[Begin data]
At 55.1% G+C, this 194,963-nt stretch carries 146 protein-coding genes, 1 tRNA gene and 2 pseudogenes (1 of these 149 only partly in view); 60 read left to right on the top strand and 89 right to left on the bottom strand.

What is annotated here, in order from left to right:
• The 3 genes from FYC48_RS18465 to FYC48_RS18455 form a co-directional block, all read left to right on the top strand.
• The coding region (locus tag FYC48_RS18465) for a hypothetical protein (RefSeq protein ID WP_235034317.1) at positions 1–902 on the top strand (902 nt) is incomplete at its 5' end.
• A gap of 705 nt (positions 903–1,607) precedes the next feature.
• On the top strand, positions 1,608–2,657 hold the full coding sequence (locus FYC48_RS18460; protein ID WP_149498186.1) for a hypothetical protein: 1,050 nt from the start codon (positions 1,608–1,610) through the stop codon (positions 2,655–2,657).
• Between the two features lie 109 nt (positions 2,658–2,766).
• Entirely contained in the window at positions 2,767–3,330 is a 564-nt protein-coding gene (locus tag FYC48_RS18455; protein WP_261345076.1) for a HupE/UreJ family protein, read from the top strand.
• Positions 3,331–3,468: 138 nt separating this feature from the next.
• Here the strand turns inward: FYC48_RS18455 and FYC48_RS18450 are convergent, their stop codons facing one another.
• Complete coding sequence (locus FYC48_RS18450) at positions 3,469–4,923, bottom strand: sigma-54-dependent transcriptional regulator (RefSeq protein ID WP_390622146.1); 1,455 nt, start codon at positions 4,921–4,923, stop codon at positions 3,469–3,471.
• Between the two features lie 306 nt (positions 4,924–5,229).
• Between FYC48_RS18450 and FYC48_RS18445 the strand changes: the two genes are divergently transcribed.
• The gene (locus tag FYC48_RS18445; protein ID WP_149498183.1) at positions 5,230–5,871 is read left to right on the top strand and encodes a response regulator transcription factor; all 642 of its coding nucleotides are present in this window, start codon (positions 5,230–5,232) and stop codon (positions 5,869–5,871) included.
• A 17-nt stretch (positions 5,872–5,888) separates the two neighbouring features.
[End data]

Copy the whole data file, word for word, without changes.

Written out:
At 55.1% G+C, this 194,963-nt stretch carries 146 protein-coding genes, 1 tRNA gene and 2 pseudogenes (1 of these 149 only partly in view); 60 read left to right on the top strand and 89 right to left on the bottom strand.

What is annotated here, in order from left to right:
• The 3 genes from FYC48_RS18465 to FYC48_RS18455 form a co-directional block, all read left to right on the top strand.
• The coding region (locus tag FYC48_RS18465) for a hypothetical protein (RefSeq protein ID WP_235034317.1) at positions 1–902 on the top strand (902 nt) is incomplete at its 5' end.
• A gap of 705 nt (positions 903–1,607) precedes the next feature.
• On the top strand, positions 1,608–2,657 hold the full coding sequence (locus FYC48_RS18460; protein ID WP_149498186.1) for a hypothetical protein: 1,050 nt from the start codon (positions 1,608–1,610) through the stop codon (positions 2,655–2,657).
• Between the two features lie 109 nt (positions 2,658–2,766).
• Entirely contained in the window at positions 2,767–3,330 is a 564-nt protein-coding gene (locus tag FYC48_RS18455; protein WP_261345076.1) for a HupE/UreJ family protein, read from the top strand.
• Positions 3,331–3,468: 138 nt separating this feature from the next.
• Here the strand turns inward: FYC48_RS18455 and FYC48_RS18450 are convergent, their stop codons facing one another.
• Complete coding sequence (locus FYC48_RS18450) at positions 3,469–4,923, bottom strand: sigma-54-dependent transcriptional regulator (RefSeq protein ID WP_390622146.1); 1,455 nt, start codon at positions 4,921–4,923, stop codon at positions 3,469–3,471.
• Between the two features lie 306 nt (positions 4,924–5,229).
• Between FYC48_RS18450 and FYC48_RS18445 the strand changes: the two genes are divergently transcribed.
• The gene (locus tag FYC48_RS18445; protein ID WP_149498183.1) at positions 5,230–5,871 is read left to right on the top strand and encodes a response regulator transcription factor; all 642 of its coding nucleotides are present in this window, start codon (positions 5,230–5,232) and stop codon (positions 5,869–5,871) included.
• A 17-nt stretch (positions 5,872–5,888) separates the two neighbouring features.